The man who made electricity a reality in millions of American homes was ruined during the stock market crash of 1929 and the Great Depression that followed. His holding companies and his personal fortune were wiped out in one of the era's biggest financial disasters, triggering losses for thousands of stockholders. Insull quickly became a Depression-era scapegoat, charged with embezzlement, larceny, mail fraud, and violating the Bankruptcy Act.
While awaiting trial in 1934, Insull dictated his memoirs, including this description of his attitude after the crash. Though he would be cleared of all charges, his reputation would never recover.
Financial Happenings 1929-1933
Looking back over the financial happenings from 1929 to 1933, it looks very doubtful to me that anyone familiar with the financial affairs in the United States had, at that time, any real conception of the general drift of business, either in the United States or in the rest of the world.
After the market troubles in 1929, President [Herbert] Hoover called for meetings of various groups of people engaged in different lines of business, and I was present at a White House Conference during which I was asked to present estimates of proposed investment expenditures of the Insull group of public utility properties. The general atmosphere of the White House Conferences was that business should, to a large extent, be carried on as usual. Looking back over this period, it does not seem to me as if, at this time, the President and his advisers thought that the United States was headed for any really serious trouble, and certainly not any such troubles as culminated in the Bank Holiday declared by President [Franklin] Roosevelt as soon as he entered office.
Undoubtedly, in 1929 President Hoover was intent on the policy of encouragement of all classes of industry to go ahead on the assumption that no great trouble was to be expected. This view was not confined to official circles. On October 31, 1929, the Chicago Tribune published a statement made by John D. Rockefeller, Senior... he had very positive views of a favorable character as to the future outlook...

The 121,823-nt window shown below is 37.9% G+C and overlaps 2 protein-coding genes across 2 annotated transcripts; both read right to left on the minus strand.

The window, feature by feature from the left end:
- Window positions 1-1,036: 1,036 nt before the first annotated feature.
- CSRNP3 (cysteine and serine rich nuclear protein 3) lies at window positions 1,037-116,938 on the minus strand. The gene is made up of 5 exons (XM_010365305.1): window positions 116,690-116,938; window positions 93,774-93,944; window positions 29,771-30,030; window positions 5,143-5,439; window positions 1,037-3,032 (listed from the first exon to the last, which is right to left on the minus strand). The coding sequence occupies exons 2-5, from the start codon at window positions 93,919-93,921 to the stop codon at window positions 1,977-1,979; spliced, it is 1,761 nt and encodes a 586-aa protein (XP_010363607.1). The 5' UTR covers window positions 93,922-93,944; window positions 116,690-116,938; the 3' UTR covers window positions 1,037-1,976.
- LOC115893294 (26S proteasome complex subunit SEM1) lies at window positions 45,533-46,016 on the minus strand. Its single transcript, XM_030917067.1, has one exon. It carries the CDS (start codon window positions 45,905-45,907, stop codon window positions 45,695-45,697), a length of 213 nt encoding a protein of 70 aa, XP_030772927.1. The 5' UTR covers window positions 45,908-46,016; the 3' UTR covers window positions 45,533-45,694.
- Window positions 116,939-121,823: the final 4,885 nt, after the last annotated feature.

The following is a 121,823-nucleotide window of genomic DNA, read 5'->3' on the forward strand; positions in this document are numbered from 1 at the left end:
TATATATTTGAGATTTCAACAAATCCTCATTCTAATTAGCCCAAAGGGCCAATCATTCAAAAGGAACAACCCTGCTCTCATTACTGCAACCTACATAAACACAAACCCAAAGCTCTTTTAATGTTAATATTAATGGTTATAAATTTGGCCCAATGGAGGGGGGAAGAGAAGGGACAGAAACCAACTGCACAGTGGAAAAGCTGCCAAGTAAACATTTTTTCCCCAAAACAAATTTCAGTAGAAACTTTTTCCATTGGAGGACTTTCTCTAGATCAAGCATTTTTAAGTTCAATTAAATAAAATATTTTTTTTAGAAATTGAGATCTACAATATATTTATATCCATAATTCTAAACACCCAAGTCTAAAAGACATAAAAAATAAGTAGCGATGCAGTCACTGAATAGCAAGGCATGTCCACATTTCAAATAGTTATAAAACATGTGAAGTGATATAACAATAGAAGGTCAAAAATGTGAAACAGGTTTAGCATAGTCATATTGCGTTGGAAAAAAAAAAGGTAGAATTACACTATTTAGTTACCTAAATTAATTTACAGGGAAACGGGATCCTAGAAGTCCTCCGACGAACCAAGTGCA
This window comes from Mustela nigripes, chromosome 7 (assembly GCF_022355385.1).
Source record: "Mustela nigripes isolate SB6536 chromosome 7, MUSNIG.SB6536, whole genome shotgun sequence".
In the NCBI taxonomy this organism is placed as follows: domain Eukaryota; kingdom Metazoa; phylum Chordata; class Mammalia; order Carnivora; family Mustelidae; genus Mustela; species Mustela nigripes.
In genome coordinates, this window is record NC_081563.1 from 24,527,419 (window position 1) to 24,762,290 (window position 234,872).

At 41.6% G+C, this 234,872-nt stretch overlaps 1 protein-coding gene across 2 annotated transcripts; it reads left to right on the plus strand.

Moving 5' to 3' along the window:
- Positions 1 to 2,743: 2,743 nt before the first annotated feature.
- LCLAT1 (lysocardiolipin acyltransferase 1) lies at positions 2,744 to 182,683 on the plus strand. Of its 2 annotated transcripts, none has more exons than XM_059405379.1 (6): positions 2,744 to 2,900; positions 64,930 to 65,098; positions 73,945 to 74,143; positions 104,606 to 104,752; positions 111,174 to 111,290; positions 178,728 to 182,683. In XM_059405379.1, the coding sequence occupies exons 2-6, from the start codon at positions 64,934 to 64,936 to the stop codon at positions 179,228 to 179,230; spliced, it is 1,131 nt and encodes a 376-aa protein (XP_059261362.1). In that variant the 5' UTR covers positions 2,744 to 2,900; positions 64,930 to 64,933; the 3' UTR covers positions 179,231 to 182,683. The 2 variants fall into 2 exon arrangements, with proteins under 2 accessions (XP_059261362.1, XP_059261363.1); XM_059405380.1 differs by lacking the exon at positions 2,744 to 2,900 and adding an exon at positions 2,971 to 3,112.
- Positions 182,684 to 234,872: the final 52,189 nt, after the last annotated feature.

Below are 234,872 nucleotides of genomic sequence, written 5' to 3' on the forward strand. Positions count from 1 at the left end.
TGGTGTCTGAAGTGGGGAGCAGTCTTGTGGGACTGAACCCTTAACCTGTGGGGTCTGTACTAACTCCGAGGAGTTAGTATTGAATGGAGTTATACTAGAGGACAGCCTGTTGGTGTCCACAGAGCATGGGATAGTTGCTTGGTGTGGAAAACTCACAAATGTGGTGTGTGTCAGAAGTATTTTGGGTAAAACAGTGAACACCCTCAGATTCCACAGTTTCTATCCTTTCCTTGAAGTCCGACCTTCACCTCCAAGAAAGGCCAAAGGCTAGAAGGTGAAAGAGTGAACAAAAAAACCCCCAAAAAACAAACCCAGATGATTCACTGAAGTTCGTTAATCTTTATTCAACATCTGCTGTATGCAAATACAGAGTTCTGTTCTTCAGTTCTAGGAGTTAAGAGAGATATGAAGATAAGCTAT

Looking over a statement of my own, issued on October 12, 1930, practically a year later, in which I analyzed the earning figures of the so-called Insull group of properties, the only weak spot that I could see at that time was the suburban and interurban transportation properties, and the troubles with these cases were ascribed as much to the competition of the automobile as to the adverse condition of general business....
I heard of a number of cases of investors who refrained from investing their funds during 1929 and 1930, and who, thinking all the troubles were over by January 1931, bought very largely of securities and suffered very large losses as the result. The fact that I did not foresee the tremendous troubles that followed was in no sense peculiar to myself. The same point of view that I held was held by most men of business affairs. The extremity of the crisis and the depression that followed was, in my judgment, owing very largely to the general belief that the business position of the United States was fundamentally sound and that whatever troubles might beset the rest of the world would be relatively easily weathered by this country...
Excerpt from Plachno, Larry, ed. The Memoirs of Samuel Insull. Polo, Illinois: Transportation Trails, 1992, pp. 226-228.